Lost Sparrow

Lost Sparrow

About the Film

On June 27, 1978, a 44-car Conrail freight train struck and killed two Crow Indian brothers near Little Falls, New York. The day before, the boys had disappeared. It was later revealed that the two boys — Bobby, 13, and Tyler, 11 — had run away from the white, Baptist family that had adopted them and their biological sisters seven years earlier, spiriting them from a troubled Montana reservation family to an idyllic Victorian castle across the country. Lost Sparrow is filmmaker Chris Billing’s investigation into the dark family secret that prompted his own adopted brothers’ fatal flight. MORE

A mosaic of Super 8mm home movies, family photographs, newspaper articles, adoption records, police reports, and new on-camera interviews with key people involved in the lives of the two boys, Lost Sparrow pieces together memories and theories from Bobby and Tyler’s biological sisters and father, adoptive parents and siblings, social workers who oversaw their adoption, and the police officers who investigated their deaths.

Bobby and Tyler’s brief lives were tragic from their very beginnings. They were born to teenage parents on the Crow reservation in Montana, survived early years of abuse and neglect, were adopted by a wealthy East Coast family, and finally died on a railroad track in upstate New York. Thirty years later, in an act to close the circle, filmmaker Chris Billing arranges the return of his brothers’ remains from Rural Park Cemetery in Manheim, New York, to the Stands Over Bull Family Cemetery in Pryor, Montana.

“We as Crows don’t believe in burying a Crow Indian some place off in a far away land,” says Pat Stands Over Bull, the boys’ uncle. The Crow belief is that their spirit never rests, and they just go around, when that happens.”

Seeking answers for his own closure, Billing returns to the site of the train accident. Two Little Falls Police officers who investigated the tragedy recall their all-night search for Bobby and Tyler, an early morning call about an incident at the railroad tracks, and the grisly discovery of two young men on the tracks.

“It was just a terrible, terrible, terrible thing,” says retired officer Edward John Dillon. ”Even today, the thought still comes into my mind. You never forget things like that. Never.”

What caused the boys to run away remained a mystery for years, until Billing began to gently peel away the layers of shame, denial, and fear to begin to heal and forgive.

The Filmmaker

Chris Billing is a writer, producer, director, and editor. Previous to Lost Sparrow, he produced, directed, and scripted the full-length documentary Up to the Mountain, Down to the Village (2005), about Chairman Mao’s decade-long youth re-education campaign during the Cultural Revolution (1966-1976). Billing worked for more than a decade as a China-based journalist, including a five-year stint as NBC News Beijing Bureau Chief (1996-2001).


Film Credits

Written, Produced and Directed by Chris Billing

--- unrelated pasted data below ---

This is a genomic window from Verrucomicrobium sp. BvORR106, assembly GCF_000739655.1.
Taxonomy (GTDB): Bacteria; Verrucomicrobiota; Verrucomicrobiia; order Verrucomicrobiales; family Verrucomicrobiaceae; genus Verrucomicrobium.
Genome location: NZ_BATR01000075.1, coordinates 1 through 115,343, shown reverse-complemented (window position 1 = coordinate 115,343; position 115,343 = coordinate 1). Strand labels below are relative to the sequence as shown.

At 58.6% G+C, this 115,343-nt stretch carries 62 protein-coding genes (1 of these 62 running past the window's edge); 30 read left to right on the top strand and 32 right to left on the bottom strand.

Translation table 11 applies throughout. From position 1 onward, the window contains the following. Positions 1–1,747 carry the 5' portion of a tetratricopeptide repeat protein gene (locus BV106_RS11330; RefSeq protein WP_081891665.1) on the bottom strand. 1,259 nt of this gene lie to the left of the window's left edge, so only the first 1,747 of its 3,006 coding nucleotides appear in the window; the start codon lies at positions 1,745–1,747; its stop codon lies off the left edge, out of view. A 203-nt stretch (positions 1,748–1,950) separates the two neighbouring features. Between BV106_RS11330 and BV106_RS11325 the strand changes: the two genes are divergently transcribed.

Diann E. Billing
Greg W. Billing
Stuart Billing
Kimberly E. Blackwell
Lana C. Lenhardt
Janelle D. Stands Over Bull

Alee A. Bird Hat
Norma Falls Down
Benjamin Stands Over Bull
Patrick Stands Over Bull, Sr.

Gregg A. Deluca
Edward John Dillon
Cynthia D. Fortune
Rev. Linda Little Owl
John Pretty On Top
Angela Russell

Three Billing siblings declined to be interviewed for this film.

Directors of Photography
Ken Chalk
Michael K. Rogers

Chris Billing

Associate Producer
Janelle D. Stands Over Bull

Additional Camera
Chris Billing & Liang Cai

Graphic Design
Michael Schafer

Sound Design
Chris Mcmorrow

Kasey Kirby

Archival Material courtesy of

Robert P. Allan
Diann E. Billing
The Billings Gazette
Corrigan's Studio, Newport, NY
Norma Falls Down
The Flandreau Indian School
The Little Falls Evening Times
The Newark Star-Ledger
Wrgb, Albany, NY


“Inner Voices”
by R. Carlos Nakai

by R. Carlos Nakai

“Into the Twilight”
by R. Carlos Nakai

“12/20/82 Song”
by R. Carlos Nakai

“Meditations on Dinetah”
by R. Carlos Nakai

“Canyon Reverie”
by R. Carlos Nakai

“Rainbow World”
by R. Carlos Nakai

“Kokopelli Wind”
by R. Carlos Nakai

“Amazing Grace”
by R. Carlos Nakai

R. Carlos Nakai Music Courtesy Canyon Records
Published by DMG Arizona (ASCAP)
All Rights Reserved

“Foot Slide”
by Black Whistle Singers
courtesy KIVA Records
All Rights Reserved

“My Brothers Come Home”
by Janelle D. Stands Over Bull
All Rights Reserved

Special Thanks

Donald Aney Jr.
Elizabeth Broadwin
David Casullo
Dustin Chao
Kimberly Crusey
Donald L. Dixon
Steve Dorst
Daniel Fisher
Natalie Giannelli
Erica Ginsberg
Glenn Hoburg
Andrea Hsu
Sarah Jackson-Han
Deanna Johnston
Melanie Kawano
Duke Kwon
Michael A. Laris
Jennifer Ludden
Mason James Mcgurk
Christopher S. Moser
Brian Palmer
Robert V. Perry
Pamela Pines
Sue Reynolds
Majel Russell
Sara Sarasohn
Adele Schmidt
Scott Seligman
Stephanie Slewka
Brewster Smith
Leah Yoon

Fiscal Sponsorship Provided by the International Documentary Association

Funding Provided by
WaterStone Foundation

And others. A complete list is available from PBS.

Lost Sparrow was produced by Small Handful Productions, LLC, which is solely responsible for its content. © 2009 Small Handful Productions, LLC. All rights reserved.

Have you ever had a dark secret in your own family or a family you know that would be powerful if brought to light? Do you at all empathize with the Billing's mother in this story?


  • American Indian Film Festival
    Best Documentary Feature
Have you ever had a dark secret in your own family or a family you know that would be powerful if brought to light? Do you at all empathize with the Billing's mother in this story?